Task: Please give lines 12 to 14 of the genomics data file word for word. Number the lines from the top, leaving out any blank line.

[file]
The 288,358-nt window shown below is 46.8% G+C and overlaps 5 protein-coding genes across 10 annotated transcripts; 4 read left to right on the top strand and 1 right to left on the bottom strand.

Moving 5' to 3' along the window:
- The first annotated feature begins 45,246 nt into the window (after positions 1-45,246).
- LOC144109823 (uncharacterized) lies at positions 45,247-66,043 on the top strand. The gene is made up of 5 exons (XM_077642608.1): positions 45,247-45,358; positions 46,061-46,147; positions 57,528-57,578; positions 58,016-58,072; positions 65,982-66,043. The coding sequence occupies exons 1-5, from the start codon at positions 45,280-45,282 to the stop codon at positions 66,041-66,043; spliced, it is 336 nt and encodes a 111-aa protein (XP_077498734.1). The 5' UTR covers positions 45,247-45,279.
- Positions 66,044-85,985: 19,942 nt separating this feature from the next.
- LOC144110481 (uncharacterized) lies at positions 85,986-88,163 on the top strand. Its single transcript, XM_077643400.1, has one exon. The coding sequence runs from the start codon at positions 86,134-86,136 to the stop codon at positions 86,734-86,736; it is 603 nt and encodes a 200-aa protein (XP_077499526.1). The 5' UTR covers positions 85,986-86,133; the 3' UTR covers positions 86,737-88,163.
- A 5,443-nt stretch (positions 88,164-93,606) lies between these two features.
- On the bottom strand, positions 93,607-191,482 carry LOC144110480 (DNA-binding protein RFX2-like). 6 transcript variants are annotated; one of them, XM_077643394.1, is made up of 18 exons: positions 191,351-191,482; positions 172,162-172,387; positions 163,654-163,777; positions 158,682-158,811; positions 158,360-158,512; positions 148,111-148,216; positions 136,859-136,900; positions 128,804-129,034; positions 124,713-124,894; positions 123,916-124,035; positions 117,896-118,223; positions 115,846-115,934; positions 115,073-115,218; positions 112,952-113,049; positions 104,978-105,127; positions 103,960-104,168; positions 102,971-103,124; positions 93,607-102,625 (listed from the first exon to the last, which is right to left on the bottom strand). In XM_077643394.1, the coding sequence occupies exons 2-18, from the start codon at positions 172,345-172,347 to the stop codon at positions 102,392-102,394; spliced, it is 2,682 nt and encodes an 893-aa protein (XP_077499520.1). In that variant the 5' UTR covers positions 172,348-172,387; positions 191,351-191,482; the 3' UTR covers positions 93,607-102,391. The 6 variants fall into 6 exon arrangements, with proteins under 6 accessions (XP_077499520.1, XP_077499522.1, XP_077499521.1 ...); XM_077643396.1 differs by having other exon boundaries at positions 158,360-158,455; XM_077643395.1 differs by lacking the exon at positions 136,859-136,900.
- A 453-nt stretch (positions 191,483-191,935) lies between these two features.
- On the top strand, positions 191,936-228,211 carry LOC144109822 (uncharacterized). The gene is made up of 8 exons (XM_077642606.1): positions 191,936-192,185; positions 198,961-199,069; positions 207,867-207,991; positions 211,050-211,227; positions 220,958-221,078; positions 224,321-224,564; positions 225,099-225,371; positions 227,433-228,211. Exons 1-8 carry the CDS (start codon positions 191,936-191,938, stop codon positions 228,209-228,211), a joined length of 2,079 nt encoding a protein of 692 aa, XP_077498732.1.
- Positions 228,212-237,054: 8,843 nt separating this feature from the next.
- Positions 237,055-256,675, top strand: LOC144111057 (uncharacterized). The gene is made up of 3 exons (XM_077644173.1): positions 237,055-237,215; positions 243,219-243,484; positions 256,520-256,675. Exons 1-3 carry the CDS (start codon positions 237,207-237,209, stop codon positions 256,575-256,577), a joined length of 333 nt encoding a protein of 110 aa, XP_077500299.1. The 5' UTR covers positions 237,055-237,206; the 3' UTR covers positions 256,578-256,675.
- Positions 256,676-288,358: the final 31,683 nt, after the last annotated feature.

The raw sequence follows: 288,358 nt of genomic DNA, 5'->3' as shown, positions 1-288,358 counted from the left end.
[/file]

- Positions 237,055-256,675, top strand: LOC144111057 (uncharacterized). The gene is made up of 3 exons (XM_077644173.1): positions 237,055-237,215; positions 243,219-243,484; positions 256,520-256,675. Exons 1-3 carry the CDS (start codon positions 237,207-237,209, stop codon positions 256,575-256,577), a joined length of 333 nt encoding a protein of 110 aa, XP_077500299.1. The 5' UTR covers positions 237,055-237,206; the 3' UTR covers positions 256,578-256,675.
- Positions 256,676-288,358: the final 31,683 nt, after the last annotated feature.

The raw sequence follows: 288,358 nt of genomic DNA, 5'->3' as shown, positions 1-288,358 counted from the left end.